Hello! I am fairly new to both Colorado and gardening. This year, I want to make a really awesome container garden. What would you veterans recommend that I start with? I want some veggies, some flowers, herbs and maybe a tree or two.
How big (including how deep) will your pots/containers be? How much direct sun do you have? Will this be on a balcony or roof, or down on the ground? Where are you located? (And where did you move here from to give us an idea of the conditions you're used to.)
Just need some more info to try to help you! :-)
Welcome to RMG,
From one Colorado container-gardener to another, let me send out a BIG caution: Colorado is DRY. Now, I would bet you have already noticed that, but your plants will notice it much more. The questions that Skybird asked are key, but also key is how will you water, and how often. I am blessed to have over 90% of my garden in self-watering containers, and even with 4 1/2-gallon reservoirs, the tomatoes and tomatillos need to be watered twice per day in the hottest months. Of course, I could rig a "watering system," but that's just nuts, and believe me when I say it wouldn't be pretty. Another watering item to consider is unglazed versus non-porous containers--the former will evaporate water even faster than plastic or glazed pots.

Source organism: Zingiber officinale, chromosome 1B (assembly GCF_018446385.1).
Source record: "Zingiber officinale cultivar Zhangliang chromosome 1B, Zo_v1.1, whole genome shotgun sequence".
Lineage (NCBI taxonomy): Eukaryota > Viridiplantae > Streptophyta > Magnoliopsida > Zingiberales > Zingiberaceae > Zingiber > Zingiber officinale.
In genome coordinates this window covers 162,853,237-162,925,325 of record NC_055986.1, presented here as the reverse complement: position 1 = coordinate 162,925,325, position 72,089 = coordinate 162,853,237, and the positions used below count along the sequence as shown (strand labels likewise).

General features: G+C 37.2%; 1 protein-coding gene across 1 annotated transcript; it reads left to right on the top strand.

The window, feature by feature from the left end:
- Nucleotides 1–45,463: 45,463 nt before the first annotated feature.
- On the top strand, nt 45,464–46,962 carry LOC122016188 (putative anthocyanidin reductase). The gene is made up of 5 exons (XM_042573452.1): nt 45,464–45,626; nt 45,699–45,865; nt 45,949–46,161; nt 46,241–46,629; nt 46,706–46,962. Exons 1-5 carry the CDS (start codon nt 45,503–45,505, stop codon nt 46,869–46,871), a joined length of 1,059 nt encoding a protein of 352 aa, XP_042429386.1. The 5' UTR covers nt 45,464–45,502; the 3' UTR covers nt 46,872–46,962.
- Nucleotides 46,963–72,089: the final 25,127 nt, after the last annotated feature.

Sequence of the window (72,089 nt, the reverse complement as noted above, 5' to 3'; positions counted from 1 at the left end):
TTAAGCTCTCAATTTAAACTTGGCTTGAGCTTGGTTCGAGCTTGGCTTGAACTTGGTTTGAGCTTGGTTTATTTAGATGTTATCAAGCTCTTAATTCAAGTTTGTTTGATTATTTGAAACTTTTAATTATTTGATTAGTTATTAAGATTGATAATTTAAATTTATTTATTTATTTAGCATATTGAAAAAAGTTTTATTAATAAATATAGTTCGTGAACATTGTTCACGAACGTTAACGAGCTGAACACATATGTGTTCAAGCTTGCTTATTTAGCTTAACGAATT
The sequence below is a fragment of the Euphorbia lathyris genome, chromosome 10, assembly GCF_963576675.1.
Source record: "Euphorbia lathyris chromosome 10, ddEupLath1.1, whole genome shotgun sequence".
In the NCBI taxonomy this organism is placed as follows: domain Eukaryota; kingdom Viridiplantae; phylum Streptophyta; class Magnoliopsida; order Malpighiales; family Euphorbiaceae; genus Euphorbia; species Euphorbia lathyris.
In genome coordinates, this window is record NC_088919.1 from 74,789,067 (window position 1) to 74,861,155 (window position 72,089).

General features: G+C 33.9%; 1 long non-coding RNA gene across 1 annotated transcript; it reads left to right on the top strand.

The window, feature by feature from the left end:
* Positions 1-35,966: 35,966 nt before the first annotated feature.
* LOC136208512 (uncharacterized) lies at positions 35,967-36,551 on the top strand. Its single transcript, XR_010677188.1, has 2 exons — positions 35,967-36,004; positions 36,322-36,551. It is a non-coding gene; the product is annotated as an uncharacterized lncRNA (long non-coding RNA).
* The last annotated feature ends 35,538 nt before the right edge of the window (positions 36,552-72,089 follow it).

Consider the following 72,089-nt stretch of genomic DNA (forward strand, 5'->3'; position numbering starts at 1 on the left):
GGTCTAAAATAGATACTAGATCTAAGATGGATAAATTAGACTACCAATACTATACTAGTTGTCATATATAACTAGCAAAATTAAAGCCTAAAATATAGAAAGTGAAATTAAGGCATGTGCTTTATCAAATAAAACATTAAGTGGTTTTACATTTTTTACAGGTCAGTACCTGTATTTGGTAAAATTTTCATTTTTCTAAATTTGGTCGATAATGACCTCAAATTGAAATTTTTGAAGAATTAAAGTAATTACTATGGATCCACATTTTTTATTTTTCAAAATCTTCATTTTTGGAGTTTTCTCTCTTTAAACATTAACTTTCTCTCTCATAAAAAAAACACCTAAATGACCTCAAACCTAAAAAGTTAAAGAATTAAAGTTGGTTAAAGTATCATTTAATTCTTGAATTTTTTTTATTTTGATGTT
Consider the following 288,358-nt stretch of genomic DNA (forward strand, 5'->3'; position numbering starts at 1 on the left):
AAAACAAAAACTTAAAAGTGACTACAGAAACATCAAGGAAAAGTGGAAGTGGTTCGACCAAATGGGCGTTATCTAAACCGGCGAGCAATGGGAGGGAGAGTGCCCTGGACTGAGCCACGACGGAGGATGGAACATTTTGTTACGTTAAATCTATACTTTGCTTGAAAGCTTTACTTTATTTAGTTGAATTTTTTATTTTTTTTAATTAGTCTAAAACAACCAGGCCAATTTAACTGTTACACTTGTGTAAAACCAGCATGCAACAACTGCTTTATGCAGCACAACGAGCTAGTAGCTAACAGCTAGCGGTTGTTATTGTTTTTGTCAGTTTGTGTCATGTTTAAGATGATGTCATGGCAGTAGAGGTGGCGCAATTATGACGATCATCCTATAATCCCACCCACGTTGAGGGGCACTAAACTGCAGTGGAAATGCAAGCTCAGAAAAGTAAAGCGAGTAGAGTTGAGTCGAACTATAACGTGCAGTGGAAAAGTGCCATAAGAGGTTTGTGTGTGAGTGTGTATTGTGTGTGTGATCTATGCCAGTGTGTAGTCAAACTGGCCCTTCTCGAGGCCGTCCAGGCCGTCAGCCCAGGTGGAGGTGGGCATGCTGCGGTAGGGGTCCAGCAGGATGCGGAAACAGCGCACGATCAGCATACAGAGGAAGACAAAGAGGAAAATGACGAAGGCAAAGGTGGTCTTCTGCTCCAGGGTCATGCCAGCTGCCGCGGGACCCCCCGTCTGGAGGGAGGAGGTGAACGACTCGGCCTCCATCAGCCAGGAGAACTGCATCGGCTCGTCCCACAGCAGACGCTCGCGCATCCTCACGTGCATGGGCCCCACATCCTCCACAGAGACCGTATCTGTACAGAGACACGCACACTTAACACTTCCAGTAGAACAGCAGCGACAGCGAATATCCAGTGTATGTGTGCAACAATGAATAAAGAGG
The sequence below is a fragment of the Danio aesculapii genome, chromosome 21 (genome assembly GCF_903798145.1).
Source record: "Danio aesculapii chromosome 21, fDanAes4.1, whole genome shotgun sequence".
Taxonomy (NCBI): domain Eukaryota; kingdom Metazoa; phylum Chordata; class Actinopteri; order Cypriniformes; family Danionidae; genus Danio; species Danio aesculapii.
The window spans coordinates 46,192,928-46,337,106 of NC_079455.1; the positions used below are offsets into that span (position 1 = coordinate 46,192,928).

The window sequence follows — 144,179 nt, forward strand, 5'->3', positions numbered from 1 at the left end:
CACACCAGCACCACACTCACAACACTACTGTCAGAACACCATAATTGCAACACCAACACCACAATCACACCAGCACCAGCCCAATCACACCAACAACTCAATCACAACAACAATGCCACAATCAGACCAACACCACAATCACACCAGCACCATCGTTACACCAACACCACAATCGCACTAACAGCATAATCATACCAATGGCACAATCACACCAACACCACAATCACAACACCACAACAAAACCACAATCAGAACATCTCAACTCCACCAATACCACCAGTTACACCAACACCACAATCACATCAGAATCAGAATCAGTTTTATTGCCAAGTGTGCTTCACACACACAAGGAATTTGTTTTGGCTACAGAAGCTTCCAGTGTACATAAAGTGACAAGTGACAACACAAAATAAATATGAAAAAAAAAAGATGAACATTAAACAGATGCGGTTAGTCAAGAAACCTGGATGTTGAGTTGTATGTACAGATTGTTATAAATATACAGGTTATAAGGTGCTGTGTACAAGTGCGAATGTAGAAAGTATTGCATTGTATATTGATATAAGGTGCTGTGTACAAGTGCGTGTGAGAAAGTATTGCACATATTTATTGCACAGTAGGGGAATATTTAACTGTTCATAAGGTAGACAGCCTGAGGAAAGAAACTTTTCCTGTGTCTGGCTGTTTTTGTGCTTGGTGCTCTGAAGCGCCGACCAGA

Different pots will give different aesthetics--tomatoes do fine in a 5-gallon bucket (and can also be moved to protection in the event of hailstorms or early freezes), and if you pack enough "cutsies" around it, you might not even see much of it. Color of containers is also a consideration, because there is so much sun that a darker container may heat the soil more than your plants might like. I happen to love my Garden Patch Grow Boxes, and they come in green and "terra cotta" colors. They're a little spendy, but worth every penny to me--and a pot that size from any garden center will run you just as much, if not more. (I don't recommend their staking kits, though you will most definitely need to support 'maters, peppers, and even some flowers!)
Please post back and let us know what you end up doing!
Here is a link that might be useful: Garden Patch website
And to add to mayberry's excellent list, it may be best to shade the containers as well. The larger the pot, the better. And my self-watering containers didn't need twice daily, but certainly need attention daily; non-SWCs need daily watering for sure (which almost requires you to mix larger pieces of bark into your soil). And wide bases if doing tomatoes, as the wind will knock them over guaranteed.
I would say MULCH!!! Whatever you decide to do, mulch those pots or they'll need watering 2-3 times a day. I did containers for a while before we got our house and those plants ate up water like nothing else. I wish I'd known how amazing a simple layer of straw can be!
Up until two years ago, all of my gardening was done in containers. Here are some things I learned:
1) Don't use black or dark containers of any size. They get way too hot in the intense Colorado sun. However you can mitigate this problem by wrapping the outside of such pots with a couple of layers of burlap. It looks silly but it works.